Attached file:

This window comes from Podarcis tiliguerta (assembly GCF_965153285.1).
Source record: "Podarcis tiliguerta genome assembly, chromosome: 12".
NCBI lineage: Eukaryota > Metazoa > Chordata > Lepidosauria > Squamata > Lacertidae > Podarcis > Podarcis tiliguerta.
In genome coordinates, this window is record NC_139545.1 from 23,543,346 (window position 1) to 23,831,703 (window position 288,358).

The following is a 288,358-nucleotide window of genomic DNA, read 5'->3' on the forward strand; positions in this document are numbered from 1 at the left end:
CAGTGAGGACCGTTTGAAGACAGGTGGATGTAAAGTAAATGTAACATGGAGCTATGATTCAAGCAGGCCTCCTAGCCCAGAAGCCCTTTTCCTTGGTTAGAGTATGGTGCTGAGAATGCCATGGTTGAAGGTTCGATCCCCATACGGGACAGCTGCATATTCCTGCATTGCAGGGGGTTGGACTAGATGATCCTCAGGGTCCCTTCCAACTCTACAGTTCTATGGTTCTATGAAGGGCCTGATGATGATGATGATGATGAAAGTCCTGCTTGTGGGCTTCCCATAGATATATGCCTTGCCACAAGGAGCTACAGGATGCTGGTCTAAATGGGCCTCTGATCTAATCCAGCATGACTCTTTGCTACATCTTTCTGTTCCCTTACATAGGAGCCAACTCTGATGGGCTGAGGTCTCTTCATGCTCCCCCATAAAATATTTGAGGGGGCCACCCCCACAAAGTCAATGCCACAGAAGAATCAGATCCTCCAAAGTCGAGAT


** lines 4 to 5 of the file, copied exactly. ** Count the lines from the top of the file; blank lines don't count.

In genome coordinates, this window is record NC_139545.1 from 23,543,346 (window position 1) to 23,831,703 (window position 288,358).

The following is a 288,358-nucleotide window of genomic DNA, read 5'->3' on the forward strand; positions in this document are numbered from 1 at the left end: